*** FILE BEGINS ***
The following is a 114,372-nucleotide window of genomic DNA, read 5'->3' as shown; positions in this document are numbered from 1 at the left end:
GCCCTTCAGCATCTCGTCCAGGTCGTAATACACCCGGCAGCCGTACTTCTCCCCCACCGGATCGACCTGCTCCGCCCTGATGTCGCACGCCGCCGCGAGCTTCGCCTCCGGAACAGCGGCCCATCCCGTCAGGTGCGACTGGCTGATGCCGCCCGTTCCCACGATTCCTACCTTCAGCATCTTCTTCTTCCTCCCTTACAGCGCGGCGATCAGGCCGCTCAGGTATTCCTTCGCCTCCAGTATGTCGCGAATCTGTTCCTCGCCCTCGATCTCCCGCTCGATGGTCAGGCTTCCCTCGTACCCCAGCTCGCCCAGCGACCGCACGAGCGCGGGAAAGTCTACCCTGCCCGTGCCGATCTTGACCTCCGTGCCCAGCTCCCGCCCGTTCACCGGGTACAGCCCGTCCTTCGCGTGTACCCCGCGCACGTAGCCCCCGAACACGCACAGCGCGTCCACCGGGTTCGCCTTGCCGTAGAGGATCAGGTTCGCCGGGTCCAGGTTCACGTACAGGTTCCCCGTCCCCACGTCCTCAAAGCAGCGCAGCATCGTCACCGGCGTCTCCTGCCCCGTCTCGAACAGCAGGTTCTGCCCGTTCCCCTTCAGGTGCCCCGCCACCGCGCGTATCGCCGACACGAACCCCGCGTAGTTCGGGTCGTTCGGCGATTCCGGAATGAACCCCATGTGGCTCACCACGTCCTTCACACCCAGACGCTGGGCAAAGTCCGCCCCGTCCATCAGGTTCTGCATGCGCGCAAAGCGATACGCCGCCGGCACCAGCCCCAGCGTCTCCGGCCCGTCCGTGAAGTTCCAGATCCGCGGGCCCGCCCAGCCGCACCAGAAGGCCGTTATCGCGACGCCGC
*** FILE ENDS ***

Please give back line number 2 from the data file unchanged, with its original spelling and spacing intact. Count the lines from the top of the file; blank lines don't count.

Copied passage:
GCCCTTCAGCATCTCGTCCAGGTCGTAATACACCCGGCAGCCGTACTTCTCCCCCACCGGATCGACCTGCTCCGCCCTGATGTCGCACGCCGCCGCGAGCTTCGCCTCCGGAACAGCGGCCCATCCCGTCAGGTGCGACTGGCTGATGCCGCCCGTTCCCACGATTCCTACCTTCAGCATCTTCTTCTTCCTCCCTTACAGCGCGGCGATCAGGCCGCTCAGGTATTCCTTCGCCTCCAGTATGTCGCGAATCTGTTCCTCGCCCTCGATCTCCCGCTCGATGGTCAGGCTTCCCTCGTACCCCAGCTCGCCCAGCGACCGCACGAGCGCGGGAAAGTCTACCCTGCCCGTGCCGATCTTGACCTCCGTGCCCAGCTCCCGCCCGTTCACCGGGTACAGCCCGTCCTTCGCGTGTACCCCGCGCACGTAGCCCCCGAACACGCACAGCGCGTCCACCGGGTTCGCCTTGCCGTAGAGGATCAGGTTCGCCGGGTCCAGGTTCACGTACAGGTTCCCCGTCCCCACGTCCTCAAAGCAGCGCAGCATCGTCACCGGCGTCTCCTGCCCCGTCTCGAACAGCAGGTTCTGCCCGTTCCCCTTCAGGTGCCCCGCCACCGCGCGTATCGCCGACACGAACCCCGCGTAGTTCGGGTCGTTCGGCGATTCCGGAATGAACCCCATGTGGCTCACCACGTCCTTCACACCCAGACGCTGGGCAAAGTCCGCCCCGTCCATCAGGTTCTGCATGCGCGCAAAGCGATACGCCGCCGGCACCAGCCCCAGCGTCTCCGGCCCGTCCGTGAAGTTCCAGATCCGCGGGCCCGCCCAGCCGCACCAGAAGGCCGTTATCGCGACGCCGC